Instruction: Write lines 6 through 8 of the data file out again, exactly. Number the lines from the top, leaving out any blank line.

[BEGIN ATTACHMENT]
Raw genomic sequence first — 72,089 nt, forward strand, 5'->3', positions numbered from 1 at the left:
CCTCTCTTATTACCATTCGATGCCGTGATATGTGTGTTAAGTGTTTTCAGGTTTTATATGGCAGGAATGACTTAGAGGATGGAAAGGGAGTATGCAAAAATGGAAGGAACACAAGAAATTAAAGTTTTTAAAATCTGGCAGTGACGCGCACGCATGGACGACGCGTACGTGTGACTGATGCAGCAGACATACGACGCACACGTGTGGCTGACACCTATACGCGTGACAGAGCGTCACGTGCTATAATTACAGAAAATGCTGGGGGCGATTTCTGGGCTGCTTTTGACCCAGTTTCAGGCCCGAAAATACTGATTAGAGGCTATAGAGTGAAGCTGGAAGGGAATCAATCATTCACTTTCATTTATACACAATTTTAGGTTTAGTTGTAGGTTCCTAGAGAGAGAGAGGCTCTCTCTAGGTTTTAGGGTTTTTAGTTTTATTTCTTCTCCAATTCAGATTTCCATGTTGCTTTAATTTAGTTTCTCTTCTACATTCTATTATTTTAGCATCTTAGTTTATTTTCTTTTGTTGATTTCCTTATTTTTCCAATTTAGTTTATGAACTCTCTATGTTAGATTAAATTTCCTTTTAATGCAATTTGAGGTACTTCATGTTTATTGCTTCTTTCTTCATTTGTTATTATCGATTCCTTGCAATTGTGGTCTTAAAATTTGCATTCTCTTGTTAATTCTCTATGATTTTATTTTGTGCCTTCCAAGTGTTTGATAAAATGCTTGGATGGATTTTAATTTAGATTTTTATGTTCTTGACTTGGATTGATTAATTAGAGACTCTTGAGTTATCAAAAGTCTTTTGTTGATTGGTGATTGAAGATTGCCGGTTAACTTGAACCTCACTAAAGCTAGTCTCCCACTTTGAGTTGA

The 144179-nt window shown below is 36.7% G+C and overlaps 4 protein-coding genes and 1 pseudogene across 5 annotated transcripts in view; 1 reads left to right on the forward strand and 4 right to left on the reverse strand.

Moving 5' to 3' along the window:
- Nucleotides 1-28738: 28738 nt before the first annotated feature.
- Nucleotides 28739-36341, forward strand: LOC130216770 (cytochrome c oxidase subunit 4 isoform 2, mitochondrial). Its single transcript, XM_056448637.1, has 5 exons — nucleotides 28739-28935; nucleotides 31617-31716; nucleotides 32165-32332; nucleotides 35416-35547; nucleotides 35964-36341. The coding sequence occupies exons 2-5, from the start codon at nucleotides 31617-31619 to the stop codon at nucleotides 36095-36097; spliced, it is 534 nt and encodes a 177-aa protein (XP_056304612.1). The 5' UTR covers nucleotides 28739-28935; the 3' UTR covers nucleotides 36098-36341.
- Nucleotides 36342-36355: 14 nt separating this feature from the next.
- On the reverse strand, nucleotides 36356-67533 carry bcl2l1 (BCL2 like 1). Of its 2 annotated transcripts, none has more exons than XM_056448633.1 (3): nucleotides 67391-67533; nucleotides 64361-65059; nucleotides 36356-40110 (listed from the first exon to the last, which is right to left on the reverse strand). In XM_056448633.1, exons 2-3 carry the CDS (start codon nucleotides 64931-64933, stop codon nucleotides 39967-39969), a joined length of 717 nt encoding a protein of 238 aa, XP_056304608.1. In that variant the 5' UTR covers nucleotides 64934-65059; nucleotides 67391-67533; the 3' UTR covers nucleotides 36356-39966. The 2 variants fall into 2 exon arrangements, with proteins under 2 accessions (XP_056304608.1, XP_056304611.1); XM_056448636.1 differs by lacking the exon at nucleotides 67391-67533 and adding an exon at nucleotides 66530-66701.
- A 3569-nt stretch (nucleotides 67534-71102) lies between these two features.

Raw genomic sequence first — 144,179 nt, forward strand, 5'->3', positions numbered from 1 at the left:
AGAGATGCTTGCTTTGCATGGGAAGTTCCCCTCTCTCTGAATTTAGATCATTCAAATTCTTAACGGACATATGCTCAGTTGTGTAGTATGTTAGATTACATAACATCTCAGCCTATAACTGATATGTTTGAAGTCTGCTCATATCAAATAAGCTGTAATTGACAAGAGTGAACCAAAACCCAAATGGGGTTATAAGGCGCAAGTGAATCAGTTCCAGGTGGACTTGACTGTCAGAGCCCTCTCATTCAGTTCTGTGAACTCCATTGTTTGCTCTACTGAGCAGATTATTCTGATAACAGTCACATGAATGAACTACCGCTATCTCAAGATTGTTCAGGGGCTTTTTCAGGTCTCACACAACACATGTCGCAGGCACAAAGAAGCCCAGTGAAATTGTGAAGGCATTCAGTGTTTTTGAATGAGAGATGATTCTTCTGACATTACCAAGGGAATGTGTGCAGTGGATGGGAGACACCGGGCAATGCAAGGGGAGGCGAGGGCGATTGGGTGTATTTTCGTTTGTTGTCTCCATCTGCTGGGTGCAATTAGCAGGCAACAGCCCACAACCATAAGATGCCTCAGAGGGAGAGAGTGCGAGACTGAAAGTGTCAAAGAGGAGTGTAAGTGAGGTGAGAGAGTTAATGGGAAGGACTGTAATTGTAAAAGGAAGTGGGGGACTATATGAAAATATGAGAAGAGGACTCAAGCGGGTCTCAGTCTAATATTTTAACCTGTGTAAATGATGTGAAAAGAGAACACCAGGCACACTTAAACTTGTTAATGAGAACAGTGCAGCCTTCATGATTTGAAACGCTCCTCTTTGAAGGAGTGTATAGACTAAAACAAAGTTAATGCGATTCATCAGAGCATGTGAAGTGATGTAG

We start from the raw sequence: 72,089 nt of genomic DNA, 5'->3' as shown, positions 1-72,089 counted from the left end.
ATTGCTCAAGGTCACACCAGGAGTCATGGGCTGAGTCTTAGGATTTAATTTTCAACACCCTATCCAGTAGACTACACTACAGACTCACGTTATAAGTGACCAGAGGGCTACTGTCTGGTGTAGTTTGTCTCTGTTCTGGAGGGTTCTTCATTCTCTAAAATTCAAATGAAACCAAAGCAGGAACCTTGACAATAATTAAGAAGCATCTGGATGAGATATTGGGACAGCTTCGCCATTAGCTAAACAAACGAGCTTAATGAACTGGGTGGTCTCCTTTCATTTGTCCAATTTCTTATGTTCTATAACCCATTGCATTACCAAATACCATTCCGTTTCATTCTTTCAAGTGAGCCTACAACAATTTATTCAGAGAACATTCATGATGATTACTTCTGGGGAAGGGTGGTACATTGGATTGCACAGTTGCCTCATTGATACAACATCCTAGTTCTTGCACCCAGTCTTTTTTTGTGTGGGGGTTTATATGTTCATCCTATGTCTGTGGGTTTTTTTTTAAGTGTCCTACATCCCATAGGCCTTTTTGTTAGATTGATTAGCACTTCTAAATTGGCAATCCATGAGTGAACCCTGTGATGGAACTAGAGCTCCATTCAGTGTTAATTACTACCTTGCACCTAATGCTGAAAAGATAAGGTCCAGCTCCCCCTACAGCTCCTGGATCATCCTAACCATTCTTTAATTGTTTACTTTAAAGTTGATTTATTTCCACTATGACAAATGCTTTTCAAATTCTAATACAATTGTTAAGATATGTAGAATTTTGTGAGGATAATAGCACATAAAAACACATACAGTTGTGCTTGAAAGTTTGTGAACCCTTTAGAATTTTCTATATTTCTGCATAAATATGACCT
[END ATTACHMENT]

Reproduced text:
- Nucleotides 28739-36341, forward strand: LOC130216770 (cytochrome c oxidase subunit 4 isoform 2, mitochondrial). Its single transcript, XM_056448637.1, has 5 exons — nucleotides 28739-28935; nucleotides 31617-31716; nucleotides 32165-32332; nucleotides 35416-35547; nucleotides 35964-36341. The coding sequence occupies exons 2-5, from the start codon at nucleotides 31617-31619 to the stop codon at nucleotides 36095-36097; spliced, it is 534 nt and encodes a 177-aa protein (XP_056304612.1). The 5' UTR covers nucleotides 28739-28935; the 3' UTR covers nucleotides 36098-36341.
- Nucleotides 36342-36355: 14 nt separating this feature from the next.
- On the reverse strand, nucleotides 36356-67533 carry bcl2l1 (BCL2 like 1). Of its 2 annotated transcripts, none has more exons than XM_056448633.1 (3): nucleotides 67391-67533; nucleotides 64361-65059; nucleotides 36356-40110 (listed from the first exon to the last, which is right to left on the reverse strand). In XM_056448633.1, exons 2-3 carry the CDS (start codon nucleotides 64931-64933, stop codon nucleotides 39967-39969), a joined length of 717 nt encoding a protein of 238 aa, XP_056304608.1. In that variant the 5' UTR covers nucleotides 64934-65059; nucleotides 67391-67533; the 3' UTR covers nucleotides 36356-39966. The 2 variants fall into 2 exon arrangements, with proteins under 2 accessions (XP_056304608.1, XP_056304611.1); XM_056448636.1 differs by lacking the exon at nucleotides 67391-67533 and adding an exon at nucleotides 66530-66701.